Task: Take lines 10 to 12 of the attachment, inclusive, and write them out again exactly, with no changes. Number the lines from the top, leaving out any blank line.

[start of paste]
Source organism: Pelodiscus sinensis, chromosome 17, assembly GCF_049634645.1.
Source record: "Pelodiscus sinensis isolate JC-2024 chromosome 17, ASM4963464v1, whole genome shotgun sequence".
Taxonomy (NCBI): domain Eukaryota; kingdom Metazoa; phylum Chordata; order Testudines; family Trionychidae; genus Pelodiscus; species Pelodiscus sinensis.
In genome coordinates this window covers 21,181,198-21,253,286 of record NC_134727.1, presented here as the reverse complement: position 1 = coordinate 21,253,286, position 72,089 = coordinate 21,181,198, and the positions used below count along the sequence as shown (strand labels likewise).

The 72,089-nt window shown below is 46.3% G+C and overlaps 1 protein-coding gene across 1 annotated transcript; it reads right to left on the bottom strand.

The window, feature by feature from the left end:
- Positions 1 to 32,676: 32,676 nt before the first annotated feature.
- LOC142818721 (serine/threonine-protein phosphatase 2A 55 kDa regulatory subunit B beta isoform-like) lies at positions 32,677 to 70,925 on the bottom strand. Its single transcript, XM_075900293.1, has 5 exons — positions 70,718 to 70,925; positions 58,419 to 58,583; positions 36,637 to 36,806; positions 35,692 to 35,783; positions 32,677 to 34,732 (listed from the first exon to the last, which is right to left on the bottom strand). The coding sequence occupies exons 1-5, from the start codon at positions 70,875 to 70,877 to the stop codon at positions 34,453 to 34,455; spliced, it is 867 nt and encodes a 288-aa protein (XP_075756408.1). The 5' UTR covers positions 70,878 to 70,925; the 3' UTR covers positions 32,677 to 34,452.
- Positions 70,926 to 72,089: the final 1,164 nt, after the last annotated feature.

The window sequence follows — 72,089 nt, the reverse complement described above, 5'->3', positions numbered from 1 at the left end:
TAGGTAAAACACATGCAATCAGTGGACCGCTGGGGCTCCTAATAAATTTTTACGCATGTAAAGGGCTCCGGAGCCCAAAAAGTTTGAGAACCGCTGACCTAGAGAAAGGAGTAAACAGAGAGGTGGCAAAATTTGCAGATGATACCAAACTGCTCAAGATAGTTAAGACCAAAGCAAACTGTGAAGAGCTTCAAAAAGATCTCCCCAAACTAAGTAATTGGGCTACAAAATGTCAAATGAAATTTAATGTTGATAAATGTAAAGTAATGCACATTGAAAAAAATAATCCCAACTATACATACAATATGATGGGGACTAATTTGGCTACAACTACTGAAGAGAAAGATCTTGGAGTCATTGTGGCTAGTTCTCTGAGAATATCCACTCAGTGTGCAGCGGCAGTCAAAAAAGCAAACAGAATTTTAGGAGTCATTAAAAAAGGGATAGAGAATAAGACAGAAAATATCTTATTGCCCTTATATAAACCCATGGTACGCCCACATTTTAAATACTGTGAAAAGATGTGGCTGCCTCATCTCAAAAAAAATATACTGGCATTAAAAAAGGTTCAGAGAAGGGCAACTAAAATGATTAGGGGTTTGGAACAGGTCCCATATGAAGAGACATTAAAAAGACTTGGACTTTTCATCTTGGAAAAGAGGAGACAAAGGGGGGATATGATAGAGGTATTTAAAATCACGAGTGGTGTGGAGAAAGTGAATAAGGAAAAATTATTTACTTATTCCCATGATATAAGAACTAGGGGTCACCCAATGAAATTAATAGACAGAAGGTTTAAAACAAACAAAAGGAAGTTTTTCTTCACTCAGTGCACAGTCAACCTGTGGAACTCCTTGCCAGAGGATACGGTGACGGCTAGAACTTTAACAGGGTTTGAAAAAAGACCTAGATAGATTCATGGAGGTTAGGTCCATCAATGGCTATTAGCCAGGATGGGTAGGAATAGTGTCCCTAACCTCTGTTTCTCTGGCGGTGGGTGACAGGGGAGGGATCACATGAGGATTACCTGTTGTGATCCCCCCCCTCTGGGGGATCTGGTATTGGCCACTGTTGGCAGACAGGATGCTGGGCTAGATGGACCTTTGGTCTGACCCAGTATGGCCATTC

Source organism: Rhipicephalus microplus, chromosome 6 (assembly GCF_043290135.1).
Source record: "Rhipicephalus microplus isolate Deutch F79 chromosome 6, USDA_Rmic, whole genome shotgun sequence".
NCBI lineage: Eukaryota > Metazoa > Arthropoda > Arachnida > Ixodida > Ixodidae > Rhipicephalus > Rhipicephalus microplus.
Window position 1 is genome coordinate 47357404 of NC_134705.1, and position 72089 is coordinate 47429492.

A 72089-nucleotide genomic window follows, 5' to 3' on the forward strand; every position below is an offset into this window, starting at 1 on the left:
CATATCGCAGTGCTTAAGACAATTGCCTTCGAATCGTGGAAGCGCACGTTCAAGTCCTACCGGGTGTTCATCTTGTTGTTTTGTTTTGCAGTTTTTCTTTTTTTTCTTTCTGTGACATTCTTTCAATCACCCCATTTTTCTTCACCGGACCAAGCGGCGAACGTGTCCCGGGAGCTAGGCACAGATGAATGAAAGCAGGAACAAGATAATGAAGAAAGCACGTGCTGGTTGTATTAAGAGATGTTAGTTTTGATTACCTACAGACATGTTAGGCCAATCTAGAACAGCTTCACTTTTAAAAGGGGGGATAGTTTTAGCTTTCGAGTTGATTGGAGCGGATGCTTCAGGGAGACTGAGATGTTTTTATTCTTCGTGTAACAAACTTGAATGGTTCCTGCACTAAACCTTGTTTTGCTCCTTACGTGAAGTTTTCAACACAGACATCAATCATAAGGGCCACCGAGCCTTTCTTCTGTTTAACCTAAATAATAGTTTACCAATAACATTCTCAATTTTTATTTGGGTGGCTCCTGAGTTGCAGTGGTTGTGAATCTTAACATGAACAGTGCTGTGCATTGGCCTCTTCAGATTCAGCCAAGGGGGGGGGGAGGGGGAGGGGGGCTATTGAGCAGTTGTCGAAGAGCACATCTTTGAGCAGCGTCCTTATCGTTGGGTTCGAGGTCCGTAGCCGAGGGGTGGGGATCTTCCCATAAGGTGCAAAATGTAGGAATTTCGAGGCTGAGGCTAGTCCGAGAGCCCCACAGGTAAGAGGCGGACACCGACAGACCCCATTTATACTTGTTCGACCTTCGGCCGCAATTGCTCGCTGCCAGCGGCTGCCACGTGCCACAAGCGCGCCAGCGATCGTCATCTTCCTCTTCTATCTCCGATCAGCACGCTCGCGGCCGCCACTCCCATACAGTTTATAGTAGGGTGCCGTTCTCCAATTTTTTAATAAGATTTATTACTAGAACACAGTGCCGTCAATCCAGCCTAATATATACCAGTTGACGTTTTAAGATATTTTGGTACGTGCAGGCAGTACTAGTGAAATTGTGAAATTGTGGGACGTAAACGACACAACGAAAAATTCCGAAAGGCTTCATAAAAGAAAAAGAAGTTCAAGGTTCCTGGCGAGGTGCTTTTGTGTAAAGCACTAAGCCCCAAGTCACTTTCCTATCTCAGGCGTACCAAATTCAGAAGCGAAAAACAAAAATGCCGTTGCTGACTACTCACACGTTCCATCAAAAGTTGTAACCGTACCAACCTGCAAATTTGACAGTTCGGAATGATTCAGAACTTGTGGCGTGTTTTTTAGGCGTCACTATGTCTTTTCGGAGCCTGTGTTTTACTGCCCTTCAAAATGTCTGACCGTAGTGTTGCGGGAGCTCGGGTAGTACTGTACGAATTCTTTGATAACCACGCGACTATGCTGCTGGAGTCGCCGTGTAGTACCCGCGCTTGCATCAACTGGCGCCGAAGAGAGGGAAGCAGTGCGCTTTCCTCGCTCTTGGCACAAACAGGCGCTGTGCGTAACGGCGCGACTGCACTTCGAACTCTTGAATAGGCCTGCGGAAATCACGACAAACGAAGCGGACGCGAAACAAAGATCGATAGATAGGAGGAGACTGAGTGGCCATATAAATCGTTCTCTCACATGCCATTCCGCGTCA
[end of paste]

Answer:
The window sequence follows — 72,089 nt, the reverse complement described above, 5'->3', positions numbered from 1 at the left end:
TAGGTAAAACACATGCAATCAGTGGACCGCTGGGGCTCCTAATAAATTTTTACGCATGTAAAGGGCTCCGGAGCCCAAAAAGTTTGAGAACCGCTGACCTAGAGAAAGGAGTAAACAGAGAGGTGGCAAAATTTGCAGATGATACCAAACTGCTCAAGATAGTTAAGACCAAAGCAAACTGTGAAGAGCTTCAAAAAGATCTCCCCAAACTAAGTAATTGGGCTACAAAATGTCAAATGAAATTTAATGTTGATAAATGTAAAGTAATGCACATTGAAAAAAATAATCCCAACTATACATACAATATGATGGGGACTAATTTGGCTACAACTACTGAAGAGAAAGATCTTGGAGTCATTGTGGCTAGTTCTCTGAGAATATCCACTCAGTGTGCAGCGGCAGTCAAAAAAGCAAACAGAATTTTAGGAGTCATTAAAAAAGGGATAGAGAATAAGACAGAAAATATCTTATTGCCCTTATATAAACCCATGGTACGCCCACATTTTAAATACTGTGAAAAGATGTGGCTGCCTCATCTCAAAAAAAATATACTGGCATTAAAAAAGGTTCAGAGAAGGGCAACTAAAATGATTAGGGGTTTGGAACAGGTCCCATATGAAGAGACATTAAAAAGACTTGGACTTTTCATCTTGGAAAAGAGGAGACAAAGGGGGGATATGATAGAGGTATTTAAAATCACGAGTGGTGTGGAGAAAGTGAATAAGGAAAAATTATTTACTTATTCCCATGATATAAGAACTAGGGGTCACCCAATGAAATTAATAGACAGAAGGTTTAAAACAAACAAAAGGAAGTTTTTCTTCACTCAGTGCACAGTCAACCTGTGGAACTCCTTGCCAGAGGATACGGTGACGGCTAGAACTTTAACAGGGTTTGAAAAAAGACCTAGATAGATTCATGGAGGTTAGGTCCATCAATGGCTATTAGCCAGGATGGGTAGGAATAGTGTCCCTAACCTCTGTTTCTCTGGCGGTGGGTGACAGGGGAGGGATCACATGAGGATTACCTGTTGTGATCCCCCCCCTCTGGGGGATCTGGTATTGGCCACTGTTGGCAGACAGGATGCTGGGCTAGATGGACCTTTGGTCTGACCCAGTATGGCCATTC

Source organism: Rhipicephalus microplus, chromosome 6 (assembly GCF_043290135.1).